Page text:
New to sustainable manufacturing and standards? Check out this blog post, which outlines what sustainable manufacturing is and what kinds of standards are needed.
Anyone who’s ever covered a wall with sticky notes to clearly map all of the steps in a process knows how valuable that exercise can be. It can streamline workflows, increase efficiency, and improve the overall quality of the end result. That’s also true for sustainable manufacturing, thanks to an innovative international standard created by a public-private team led by the National Institute of Standards and Technology (NIST). The standard helps manufacturers “map” the critically important environmental aspects of their processes, leading to significant improvements in sustainability while keeping a product’s life cycle low-cost and efficient.
However, making these assessments can be difficult, costly, and time consuming, as many manufactured items are created in multiple and/or complex processes, and the environmental impacts of these processes can vary widely depending on how and where the manufacturing occurs. Additionally, the data collected are often unreliable, often not derived through scientific methods, and do not compare well with those from other types of manufacturing processes or from processes at different locations.
These issues are being addressed through a ASTM International standard for characterizing the environmental aspects of manufacturing processes (ASTM E3012-16). The guide provides manufacturers with a science-based, systematic approach to capture and describe information about the environmental aspects for any production process or group of processes, and then use that data to make informed decisions on improvements. The standard is easily individualized for a company’s specific needs.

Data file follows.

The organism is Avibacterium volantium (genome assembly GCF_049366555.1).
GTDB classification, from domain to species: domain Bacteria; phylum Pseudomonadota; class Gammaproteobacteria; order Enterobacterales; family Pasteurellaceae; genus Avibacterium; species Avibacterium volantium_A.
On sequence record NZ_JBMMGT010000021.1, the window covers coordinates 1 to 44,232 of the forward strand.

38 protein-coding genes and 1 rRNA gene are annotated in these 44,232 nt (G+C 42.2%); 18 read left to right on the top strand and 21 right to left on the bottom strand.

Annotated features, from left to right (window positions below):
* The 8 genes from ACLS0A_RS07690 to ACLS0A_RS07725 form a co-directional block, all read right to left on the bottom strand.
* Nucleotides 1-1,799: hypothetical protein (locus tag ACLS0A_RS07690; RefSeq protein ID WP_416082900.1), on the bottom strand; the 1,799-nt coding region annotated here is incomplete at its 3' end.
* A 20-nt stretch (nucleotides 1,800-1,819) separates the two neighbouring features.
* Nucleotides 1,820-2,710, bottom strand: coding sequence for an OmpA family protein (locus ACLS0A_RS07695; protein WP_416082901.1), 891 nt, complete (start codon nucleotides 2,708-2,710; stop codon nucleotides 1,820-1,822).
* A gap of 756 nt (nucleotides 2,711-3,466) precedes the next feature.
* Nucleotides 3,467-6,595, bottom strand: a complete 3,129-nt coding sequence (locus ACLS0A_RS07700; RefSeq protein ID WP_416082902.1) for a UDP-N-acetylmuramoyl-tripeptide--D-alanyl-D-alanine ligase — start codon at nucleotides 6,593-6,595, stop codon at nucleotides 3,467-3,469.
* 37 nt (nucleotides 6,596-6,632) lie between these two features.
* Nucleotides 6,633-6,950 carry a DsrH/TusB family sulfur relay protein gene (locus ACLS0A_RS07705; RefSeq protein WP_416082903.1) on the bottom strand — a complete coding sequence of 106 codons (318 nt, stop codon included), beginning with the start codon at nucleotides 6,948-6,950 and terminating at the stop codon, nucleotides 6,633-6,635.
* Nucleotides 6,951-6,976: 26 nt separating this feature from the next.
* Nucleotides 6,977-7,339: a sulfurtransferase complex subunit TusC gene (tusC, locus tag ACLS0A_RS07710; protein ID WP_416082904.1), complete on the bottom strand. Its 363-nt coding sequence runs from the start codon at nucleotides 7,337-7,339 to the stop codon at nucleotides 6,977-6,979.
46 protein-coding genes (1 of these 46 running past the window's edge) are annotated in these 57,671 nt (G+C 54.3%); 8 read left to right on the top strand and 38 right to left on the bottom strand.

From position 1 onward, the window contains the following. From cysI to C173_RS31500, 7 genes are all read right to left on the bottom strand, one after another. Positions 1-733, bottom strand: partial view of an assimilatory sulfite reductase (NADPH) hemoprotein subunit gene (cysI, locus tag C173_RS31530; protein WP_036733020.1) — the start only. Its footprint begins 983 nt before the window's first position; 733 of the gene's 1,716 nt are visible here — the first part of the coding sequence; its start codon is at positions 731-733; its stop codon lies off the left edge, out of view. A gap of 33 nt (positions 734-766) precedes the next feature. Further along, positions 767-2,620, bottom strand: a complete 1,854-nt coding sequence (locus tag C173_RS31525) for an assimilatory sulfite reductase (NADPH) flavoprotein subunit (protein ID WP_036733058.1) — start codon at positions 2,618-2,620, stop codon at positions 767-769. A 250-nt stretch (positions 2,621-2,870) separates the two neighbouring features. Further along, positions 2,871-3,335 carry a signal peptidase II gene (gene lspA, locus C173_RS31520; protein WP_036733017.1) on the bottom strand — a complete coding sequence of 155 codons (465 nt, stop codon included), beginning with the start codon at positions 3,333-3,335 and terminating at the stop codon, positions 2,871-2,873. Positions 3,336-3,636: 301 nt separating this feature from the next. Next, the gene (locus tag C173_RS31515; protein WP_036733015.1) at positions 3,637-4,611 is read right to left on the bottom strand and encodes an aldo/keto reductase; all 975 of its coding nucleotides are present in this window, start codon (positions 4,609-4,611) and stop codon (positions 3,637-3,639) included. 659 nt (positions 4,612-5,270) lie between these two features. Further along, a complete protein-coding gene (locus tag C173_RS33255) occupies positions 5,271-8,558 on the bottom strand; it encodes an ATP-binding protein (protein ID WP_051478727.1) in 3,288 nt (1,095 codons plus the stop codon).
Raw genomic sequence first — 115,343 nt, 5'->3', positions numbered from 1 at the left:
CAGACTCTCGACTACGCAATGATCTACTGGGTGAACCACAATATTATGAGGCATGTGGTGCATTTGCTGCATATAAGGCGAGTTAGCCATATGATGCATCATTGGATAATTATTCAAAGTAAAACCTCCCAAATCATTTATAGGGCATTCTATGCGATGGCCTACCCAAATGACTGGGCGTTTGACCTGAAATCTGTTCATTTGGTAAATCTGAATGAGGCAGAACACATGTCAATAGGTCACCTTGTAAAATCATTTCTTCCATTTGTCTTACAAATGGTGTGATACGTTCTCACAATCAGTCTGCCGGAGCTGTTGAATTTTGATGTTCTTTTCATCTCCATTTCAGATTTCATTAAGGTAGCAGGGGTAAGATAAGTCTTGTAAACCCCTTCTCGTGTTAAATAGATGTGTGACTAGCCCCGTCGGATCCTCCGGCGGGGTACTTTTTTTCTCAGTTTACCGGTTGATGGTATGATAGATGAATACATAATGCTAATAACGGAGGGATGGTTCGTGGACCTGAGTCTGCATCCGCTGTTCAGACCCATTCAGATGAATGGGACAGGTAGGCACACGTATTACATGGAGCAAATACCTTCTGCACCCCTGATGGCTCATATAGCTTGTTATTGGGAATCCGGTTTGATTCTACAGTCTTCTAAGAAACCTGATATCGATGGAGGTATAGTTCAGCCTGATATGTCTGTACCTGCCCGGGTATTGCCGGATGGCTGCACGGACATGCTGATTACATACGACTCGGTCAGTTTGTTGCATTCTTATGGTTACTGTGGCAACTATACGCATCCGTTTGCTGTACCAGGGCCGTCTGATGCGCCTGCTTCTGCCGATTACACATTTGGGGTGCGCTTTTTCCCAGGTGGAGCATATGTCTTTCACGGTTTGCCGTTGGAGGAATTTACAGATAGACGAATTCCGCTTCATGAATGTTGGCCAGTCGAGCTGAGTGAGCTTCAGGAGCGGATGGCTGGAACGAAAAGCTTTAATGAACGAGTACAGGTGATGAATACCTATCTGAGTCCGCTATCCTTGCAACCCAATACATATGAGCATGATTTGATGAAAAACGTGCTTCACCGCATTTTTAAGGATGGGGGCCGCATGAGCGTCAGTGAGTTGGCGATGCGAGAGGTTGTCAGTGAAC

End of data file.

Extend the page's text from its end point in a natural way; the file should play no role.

“It’s similar to using personal finance software at home where you have to gather income and expenditure data, ‘run the numbers’ and then use the results to make smart process changes—savings, cutbacks, streamlining, etc.—that will optimize your monthly budget,” said NIST systems engineer Kevin Lyons, who chaired the ASTM committee that developed the manufacturing sustainability standard. “We designed ASTM E3012-16 to let manufacturers virtually characterize their production processes as computer models, and then, using a standardized method, ‘plug and play’ the environmental data for each process step to visualize impacts and identify areas for improving overall sustainability of the system.”
Additionally, key performance indicators (KPIs)—metrics of success (ASTM E3096-17)—for manufacturing sustainability can be fed back into the E3012-16 standard to make it even more effective. “In the long term, we’ll establish a repository of process models and case studies from different manufacturing sectors so that users of the standard can compare and contrast against their production methods,” Lyons said.
Both E3012-16 and E3096-17 standard guides may be found on the ASTM website.